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Plants on Lady Elliot Island

I’m impressed with the plants on Lady Elliot island as much as the reef itself.  They thrive in conditions that are extreme and provide a haven for all other life in the middle of the wilderness of the ocean.  The bushes, trees and ground covers have devised ways to overcome salt water, heat and winds that would kill less tenacious plants.  Coral cays are colonized by plants and animals in stages and they all work together to make a home that offers protection and food for all inhabitants and visitors.

There are 4 plants that colonize and stabilize coral cays first, and they are all represented and protected on Lady Elliot Island:

1. Birds’ Beak grass – Thuarea involute   

Bird's Beak Grass (Thuarea involute)

Bird’s Beak Grass (Thuarea involute)


 This is nearly always the very first plant to colonize a coral cay.  It sends out runners and helps stabilize the surface of the cay.  This is the primary ground cover on Lady Elliot Island. The leaves are soft and covered in fine hairs.


2. Octopus Bush – Helioptropium foetherianum

Octopus bush fruit.

Octopus bush fruit.

Octopus Bush (Heliotropium foetherianum)

Octopus Bush (Heliotropium foetherianum)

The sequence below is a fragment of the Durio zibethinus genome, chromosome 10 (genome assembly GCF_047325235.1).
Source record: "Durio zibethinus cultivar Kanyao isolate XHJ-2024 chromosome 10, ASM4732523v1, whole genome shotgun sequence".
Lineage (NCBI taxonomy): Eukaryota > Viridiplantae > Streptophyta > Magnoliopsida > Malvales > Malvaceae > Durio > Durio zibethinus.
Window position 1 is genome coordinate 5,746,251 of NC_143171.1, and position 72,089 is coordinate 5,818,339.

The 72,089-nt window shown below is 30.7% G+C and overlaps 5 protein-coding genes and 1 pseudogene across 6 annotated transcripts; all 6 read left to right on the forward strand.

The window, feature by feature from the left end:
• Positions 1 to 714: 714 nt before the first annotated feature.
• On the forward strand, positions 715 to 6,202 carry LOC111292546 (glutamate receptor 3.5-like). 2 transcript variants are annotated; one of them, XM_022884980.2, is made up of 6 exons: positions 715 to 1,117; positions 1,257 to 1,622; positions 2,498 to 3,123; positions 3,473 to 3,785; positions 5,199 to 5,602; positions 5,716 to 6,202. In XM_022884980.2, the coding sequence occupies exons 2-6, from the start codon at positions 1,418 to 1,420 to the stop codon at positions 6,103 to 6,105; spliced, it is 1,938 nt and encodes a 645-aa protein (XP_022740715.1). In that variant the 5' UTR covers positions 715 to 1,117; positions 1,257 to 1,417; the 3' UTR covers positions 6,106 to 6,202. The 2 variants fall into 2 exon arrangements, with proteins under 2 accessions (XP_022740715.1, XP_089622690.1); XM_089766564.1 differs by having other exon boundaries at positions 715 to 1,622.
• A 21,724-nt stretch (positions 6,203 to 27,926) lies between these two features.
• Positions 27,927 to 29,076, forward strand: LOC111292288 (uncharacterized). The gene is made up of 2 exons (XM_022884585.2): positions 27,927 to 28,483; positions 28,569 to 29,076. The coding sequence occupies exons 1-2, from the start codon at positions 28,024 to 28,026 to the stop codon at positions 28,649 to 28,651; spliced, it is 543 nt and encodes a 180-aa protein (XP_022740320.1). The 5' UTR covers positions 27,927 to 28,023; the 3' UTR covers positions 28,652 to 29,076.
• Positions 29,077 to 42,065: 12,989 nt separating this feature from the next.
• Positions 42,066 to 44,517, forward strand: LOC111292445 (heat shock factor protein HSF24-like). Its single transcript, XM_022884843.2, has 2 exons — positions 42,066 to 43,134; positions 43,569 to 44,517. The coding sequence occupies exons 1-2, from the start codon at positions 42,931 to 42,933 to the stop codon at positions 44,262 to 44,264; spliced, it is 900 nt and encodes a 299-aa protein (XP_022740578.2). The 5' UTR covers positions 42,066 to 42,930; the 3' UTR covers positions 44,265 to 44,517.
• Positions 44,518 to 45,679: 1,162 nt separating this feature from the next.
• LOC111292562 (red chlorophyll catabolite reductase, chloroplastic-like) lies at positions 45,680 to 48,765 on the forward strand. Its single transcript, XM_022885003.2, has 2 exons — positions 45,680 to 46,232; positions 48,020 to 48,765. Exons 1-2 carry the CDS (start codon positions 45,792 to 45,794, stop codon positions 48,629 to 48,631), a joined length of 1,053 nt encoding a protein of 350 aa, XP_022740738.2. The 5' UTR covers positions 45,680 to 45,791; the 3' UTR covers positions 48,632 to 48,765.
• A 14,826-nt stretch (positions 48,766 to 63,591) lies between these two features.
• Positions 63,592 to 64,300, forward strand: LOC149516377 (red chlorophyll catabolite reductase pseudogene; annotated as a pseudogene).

This is often the second plant that grows on a coral cay, and is also found all over Lady Elliot Island.  It has fairly large leaves and this plant spreads out quickly.  It’s called Octopus bush because the seed pods look like octopus tentacles and as fruits mature the “tentacles” move and twist around.  All leaf stalks have one yellow leaf.  As these plants live in a very salty environment, they cleverly divert all the salt from water uptake into a sacrificial leaf.  Bite into a yellow leaf and taste the excess salt that’s being excreted by the plant.  The green ones are sweet.








3. Walking Palm – Pandanus tectorius

It doesn’t matter where this tree starts growing as it “walks” toward the water very slowly and prefers to live in the shallows.  It walks by growing new roots in the direction of the water and letting the old ones drop off behind.


Typically the colonizer plants get to the coral cays via birds…droppings to be exact, because the plants all produce fruits the birds like to eat.  The seeds don’t totally digest, they just pass through the gut and are expelled.

The fruit of the Pandanus is shown in the upper central part of this picture.  You can also see those amazing roots that help the Pandanus “walk” toward the water no matter where they started growing!

4. PisoniaPisonia grandis

The fourth most important early colonizer plant is the Pisonia grandis.  This is a very large tree that sends out strong roots and provides the most solid and wonderful shade on coral cays and islands.  It’s at least 10 degrees cooler under a Pisonia than in the sun.  There are only four of the original trees left on Lady Elliot Island, and they are hundreds of years old.  The other old trees were cut down in the years that the island was being mined for guano.  Guano mining is no longer allowed and there is a program underway  to replant the island with more Pisonia trees to restore the island.

Pisonia tree

Pisonia tree

Pisonia grandis

Pisonia grandis

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